The former head of the bar association in the predominantly Kurdish province of Diyarbakır has said the detention of more than 100 activists, lawyers and journalists on Tuesday was made without any official charges against the detainees.
Mehmet Emin Aktar, the former chairman of the Diyarbakır Bar Association and also a parliamentary candidate from the Green Left Party (YSP), during a Tuesday program on Radyo Sputnik spoke about the operation that was conducted just three weeks before critical elections slated for May 14 that could extend President Recep Tayyip Erdoğan’s two-decade rule. More than 120 people across 21 provinces have been detained as part of the Diyarbakır-based operation.
The lawyer said he witnessed the house search and detention of a colleague who specializes in press law on Tuesday morning and realized that the accusations section of the relevant warrant was empty.
“A decision to search his home and office and detain him was made because there was a strong suspicion of a crime, but there was no specific accusation. My friend put an annotation on the warrant because the reason for the search and detention wasn’t clear,” Aktar added.
He further stated that the authorities seized his colleague’s computer and case files and will probably say “We got bags full of documents,” using them to come up with a claim against the lawyer.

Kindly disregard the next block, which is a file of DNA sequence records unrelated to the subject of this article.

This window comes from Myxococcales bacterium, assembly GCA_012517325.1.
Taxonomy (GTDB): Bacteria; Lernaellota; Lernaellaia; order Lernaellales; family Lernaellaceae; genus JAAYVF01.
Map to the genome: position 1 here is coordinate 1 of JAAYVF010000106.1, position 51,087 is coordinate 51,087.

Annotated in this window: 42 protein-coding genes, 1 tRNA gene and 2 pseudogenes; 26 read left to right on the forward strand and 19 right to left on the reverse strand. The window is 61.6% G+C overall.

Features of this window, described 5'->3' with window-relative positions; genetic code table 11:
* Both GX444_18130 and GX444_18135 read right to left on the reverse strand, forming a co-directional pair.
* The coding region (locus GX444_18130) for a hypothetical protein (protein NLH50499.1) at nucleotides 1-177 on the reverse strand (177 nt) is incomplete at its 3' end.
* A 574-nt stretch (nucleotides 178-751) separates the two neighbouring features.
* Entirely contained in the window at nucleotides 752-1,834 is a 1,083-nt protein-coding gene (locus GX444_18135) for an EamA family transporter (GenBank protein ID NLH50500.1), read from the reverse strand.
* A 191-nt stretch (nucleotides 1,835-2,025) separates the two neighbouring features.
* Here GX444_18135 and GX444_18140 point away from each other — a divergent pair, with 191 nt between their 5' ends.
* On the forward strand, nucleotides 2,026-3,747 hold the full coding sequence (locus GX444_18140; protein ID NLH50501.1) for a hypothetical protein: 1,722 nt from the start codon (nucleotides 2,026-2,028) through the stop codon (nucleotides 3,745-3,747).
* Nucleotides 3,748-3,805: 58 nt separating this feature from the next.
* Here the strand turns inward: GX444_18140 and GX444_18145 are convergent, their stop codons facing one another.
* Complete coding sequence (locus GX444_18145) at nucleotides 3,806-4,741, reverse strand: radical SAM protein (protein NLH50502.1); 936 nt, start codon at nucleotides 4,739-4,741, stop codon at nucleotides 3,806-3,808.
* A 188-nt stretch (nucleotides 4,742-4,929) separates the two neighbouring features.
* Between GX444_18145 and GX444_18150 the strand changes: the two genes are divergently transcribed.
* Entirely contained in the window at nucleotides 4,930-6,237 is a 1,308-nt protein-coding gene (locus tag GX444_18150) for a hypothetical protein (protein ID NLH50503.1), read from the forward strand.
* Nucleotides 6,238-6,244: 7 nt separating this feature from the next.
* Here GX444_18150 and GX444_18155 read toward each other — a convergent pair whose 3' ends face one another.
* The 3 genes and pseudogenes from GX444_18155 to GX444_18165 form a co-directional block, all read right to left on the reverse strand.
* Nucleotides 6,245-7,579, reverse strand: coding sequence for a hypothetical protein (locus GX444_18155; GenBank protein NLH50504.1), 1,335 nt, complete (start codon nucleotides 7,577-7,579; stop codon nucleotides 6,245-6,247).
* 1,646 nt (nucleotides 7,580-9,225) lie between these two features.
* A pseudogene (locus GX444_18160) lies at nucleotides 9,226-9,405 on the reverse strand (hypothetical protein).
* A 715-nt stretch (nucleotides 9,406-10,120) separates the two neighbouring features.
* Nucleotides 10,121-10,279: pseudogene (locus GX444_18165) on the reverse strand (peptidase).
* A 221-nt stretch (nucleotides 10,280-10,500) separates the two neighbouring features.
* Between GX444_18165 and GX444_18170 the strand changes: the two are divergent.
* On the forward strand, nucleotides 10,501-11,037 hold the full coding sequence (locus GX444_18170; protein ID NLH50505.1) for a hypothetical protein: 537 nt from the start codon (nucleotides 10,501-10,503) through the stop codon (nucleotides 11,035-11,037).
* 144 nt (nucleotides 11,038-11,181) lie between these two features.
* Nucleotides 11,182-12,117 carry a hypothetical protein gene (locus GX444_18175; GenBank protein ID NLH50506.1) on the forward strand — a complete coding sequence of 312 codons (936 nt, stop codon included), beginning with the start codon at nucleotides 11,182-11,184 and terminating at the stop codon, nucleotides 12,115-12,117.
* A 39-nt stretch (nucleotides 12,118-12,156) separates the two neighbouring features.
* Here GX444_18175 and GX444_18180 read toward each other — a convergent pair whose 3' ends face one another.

“I have never seen such a meaningless, baseless, and arbitrary investigation before. The opposition has remained silent about this. Unfortunately, everyone is silent about what is happening, and we are being treated as the usual suspects,” Aktar said.
In its report on Tuesday’s operation, state media TRT said police had detained people suspected of financing the outlawed Kurdistan Workers’ Party (PKK) or luring new members to the group.
Deemed a terrorist organization by Turkey and much of the international community, the PKK has been waging a decades-long war against the state for greater autonomy for the Kurdish minority.
The operation also involved suspects who allegedly transferred money to the PKK from municipalities held by Turkey’s main pro-Kurdish party, the Peoples’ Democratic Party (HDP), TRT said.
The HDP — the second-largest opposition party in parliament — is widely seen as a kingmaker in the tight race.
Erdoğan has often accused the HDP of alleged links to the PKK, which the party denies.
The HDP said last month it would not field a presidential candidate in the May 14 elections, giving tacit support to Erdoğan’s main rival, Kemal Kılıçdaroğlu.